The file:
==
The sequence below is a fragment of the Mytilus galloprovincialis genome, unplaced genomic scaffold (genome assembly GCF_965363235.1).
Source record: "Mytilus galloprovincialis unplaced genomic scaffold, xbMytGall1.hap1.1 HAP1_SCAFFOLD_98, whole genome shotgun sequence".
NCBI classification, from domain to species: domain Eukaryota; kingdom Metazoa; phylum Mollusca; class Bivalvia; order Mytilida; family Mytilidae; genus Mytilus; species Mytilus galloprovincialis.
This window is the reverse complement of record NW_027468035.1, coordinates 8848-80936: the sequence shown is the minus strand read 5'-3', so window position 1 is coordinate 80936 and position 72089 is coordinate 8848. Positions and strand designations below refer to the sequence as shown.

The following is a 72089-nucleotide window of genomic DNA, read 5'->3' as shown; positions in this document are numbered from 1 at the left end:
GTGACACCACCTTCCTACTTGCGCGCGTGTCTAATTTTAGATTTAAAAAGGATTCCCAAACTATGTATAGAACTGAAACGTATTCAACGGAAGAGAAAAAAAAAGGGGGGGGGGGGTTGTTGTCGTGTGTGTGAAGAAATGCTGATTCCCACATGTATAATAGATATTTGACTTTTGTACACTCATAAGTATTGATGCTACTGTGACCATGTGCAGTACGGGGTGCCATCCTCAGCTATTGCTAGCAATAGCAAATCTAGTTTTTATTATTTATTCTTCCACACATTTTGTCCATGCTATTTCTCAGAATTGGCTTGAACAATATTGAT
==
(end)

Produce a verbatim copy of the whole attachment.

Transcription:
The sequence below is a fragment of the Mytilus galloprovincialis genome, unplaced genomic scaffold (genome assembly GCF_965363235.1).
Source record: "Mytilus galloprovincialis unplaced genomic scaffold, xbMytGall1.hap1.1 HAP1_SCAFFOLD_98, whole genome shotgun sequence".
NCBI classification, from domain to species: domain Eukaryota; kingdom Metazoa; phylum Mollusca; class Bivalvia; order Mytilida; family Mytilidae; genus Mytilus; species Mytilus galloprovincialis.
This window is the reverse complement of record NW_027468035.1, coordinates 8848-80936: the sequence shown is the minus strand read 5'-3', so window position 1 is coordinate 80936 and position 72089 is coordinate 8848. Positions and strand designations below refer to the sequence as shown.

The following is a 72089-nucleotide window of genomic DNA, read 5'->3' as shown; positions in this document are numbered from 1 at the left end:
GTGACACCACCTTCCTACTTGCGCGCGTGTCTAATTTTAGATTTAAAAAGGATTCCCAAACTATGTATAGAACTGAAACGTATTCAACGGAAGAGAAAAAAAAAGGGGGGGGGGGGTTGTTGTCGTGTGTGTGAAGAAATGCTGATTCCCACATGTATAATAGATATTTGACTTTTGTACACTCATAAGTATTGATGCTACTGTGACCATGTGCAGTACGGGGTGCCATCCTCAGCTATTGCTAGCAATAGCAAATCTAGTTTTTATTATTTATTCTTCCACACATTTTGTCCATGCTATTTCTCAGAATTGGCTTGAACAATATTGAT